Questions regarding 240v outlet

Page 1 of 2  

Hello,
in my home are a few 240v outlets that used to serve air conditioners. We now have a central air system, so those outlets are no longer needed.
Can i leave the 240v outlets as is and plug any old device into them? For instance, if i were to plug my alarm clock into that outlet, what would happen?
How can iconvert them to 120v outlets? is it simply a matter of using only one of the two hot wires to wire a new 15 or 20 am outlet?
thanks much
Add pictures here
<% if( /^image/.test(type) ){ %>
<% } %>
<%-name%>
Add image file
Upload
wrote:

Is there a neutral wire at those outlets, or just the 2 hots? You'd need neutral for 120V.
--
6 days until the winter solstice celebration

Mark Lloyd
  Click to see the full signature.
Add pictures here
<% if( /^image/.test(type) ){ %>
<% } %>
<%-name%>
Add image file
Upload
I don't know yet as i haven't opened them up. Assuming there is, i can simply arbitrarily select one hot and the neutral wire those two to the new 120v outlet, correct?
Going back to my other question, what if i plugged an alarm clock into that 240v outlet as it is today, would that do any harm?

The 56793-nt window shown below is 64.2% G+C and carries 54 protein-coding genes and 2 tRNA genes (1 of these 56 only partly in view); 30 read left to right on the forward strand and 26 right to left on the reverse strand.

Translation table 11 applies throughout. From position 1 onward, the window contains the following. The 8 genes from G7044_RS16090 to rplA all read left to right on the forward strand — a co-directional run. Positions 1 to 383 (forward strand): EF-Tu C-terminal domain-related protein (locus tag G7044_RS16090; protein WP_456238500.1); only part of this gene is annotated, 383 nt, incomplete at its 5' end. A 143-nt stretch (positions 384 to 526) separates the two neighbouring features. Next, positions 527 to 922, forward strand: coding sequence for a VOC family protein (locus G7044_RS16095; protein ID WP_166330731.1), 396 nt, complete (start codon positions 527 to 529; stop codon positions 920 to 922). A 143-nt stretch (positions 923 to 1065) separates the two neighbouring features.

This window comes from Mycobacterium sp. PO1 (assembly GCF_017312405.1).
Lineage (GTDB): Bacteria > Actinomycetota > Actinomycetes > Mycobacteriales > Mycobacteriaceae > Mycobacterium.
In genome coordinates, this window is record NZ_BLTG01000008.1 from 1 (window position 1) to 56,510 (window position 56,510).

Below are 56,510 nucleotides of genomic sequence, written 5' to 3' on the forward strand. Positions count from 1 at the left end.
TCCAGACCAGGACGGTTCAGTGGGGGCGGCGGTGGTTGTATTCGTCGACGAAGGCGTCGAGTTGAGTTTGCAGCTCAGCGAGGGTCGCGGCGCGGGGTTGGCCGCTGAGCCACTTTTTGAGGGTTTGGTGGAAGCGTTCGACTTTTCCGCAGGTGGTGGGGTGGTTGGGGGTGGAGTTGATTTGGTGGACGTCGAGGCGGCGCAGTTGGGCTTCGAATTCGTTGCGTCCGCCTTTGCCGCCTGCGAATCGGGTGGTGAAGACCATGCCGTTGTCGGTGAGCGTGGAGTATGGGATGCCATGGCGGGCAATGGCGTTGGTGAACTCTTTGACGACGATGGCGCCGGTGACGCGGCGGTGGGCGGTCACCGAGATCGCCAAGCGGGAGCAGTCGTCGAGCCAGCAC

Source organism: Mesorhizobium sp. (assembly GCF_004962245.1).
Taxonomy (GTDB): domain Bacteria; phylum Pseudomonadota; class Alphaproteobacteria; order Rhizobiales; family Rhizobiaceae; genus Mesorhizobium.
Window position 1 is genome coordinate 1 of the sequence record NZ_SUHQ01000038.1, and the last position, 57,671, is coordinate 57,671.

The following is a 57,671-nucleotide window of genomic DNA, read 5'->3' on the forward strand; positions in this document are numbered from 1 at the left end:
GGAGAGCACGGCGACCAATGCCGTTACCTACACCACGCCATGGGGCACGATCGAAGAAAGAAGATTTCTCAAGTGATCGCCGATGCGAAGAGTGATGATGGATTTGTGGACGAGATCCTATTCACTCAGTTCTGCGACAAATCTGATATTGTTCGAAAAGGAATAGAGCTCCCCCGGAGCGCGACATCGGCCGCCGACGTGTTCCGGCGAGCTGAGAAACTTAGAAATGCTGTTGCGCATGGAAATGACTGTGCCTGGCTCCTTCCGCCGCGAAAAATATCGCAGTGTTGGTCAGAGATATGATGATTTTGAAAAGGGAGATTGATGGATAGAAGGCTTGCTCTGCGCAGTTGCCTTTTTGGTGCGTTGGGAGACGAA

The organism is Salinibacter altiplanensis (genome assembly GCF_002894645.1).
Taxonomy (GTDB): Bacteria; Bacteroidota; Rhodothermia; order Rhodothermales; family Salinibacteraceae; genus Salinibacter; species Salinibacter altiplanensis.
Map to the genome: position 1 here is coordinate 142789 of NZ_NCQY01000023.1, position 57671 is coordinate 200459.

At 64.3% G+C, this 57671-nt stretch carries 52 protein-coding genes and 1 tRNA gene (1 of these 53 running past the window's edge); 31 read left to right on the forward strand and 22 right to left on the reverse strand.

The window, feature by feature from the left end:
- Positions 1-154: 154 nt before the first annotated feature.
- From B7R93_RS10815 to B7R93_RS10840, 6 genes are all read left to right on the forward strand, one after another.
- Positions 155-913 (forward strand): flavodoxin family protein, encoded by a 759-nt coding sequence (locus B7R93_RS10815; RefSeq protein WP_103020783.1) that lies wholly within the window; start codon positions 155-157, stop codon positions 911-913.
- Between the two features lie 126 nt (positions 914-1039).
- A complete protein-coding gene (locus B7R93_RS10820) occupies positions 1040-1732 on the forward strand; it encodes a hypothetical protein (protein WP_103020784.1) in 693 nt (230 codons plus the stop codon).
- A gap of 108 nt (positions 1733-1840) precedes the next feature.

Add pictures here
<% if( /^image/.test(type) ){ %>
<% } %>
<%-name%>
Add image file
Upload
farseer wrote:

The plug should not fit. If you forced it somehow, the clock would almost certainly be destroyed, perhaps spectacularly.

--
The e-mail address in our reply-to line is reversed in an attempt to
minimize spam. Our true address is of the form snipped-for-privacy@prodigy.net.
  Click to see the full signature.
Add pictures here
<% if( /^image/.test(type) ){ %>
<% } %>
<%-name%>
Add image file
Upload
wrote:

Only to your alarm clock, and maybe to the house.
Those will burn up.
Don't forget not to try to use your electric razor in Europe either, unless it has a switch to set it for 240.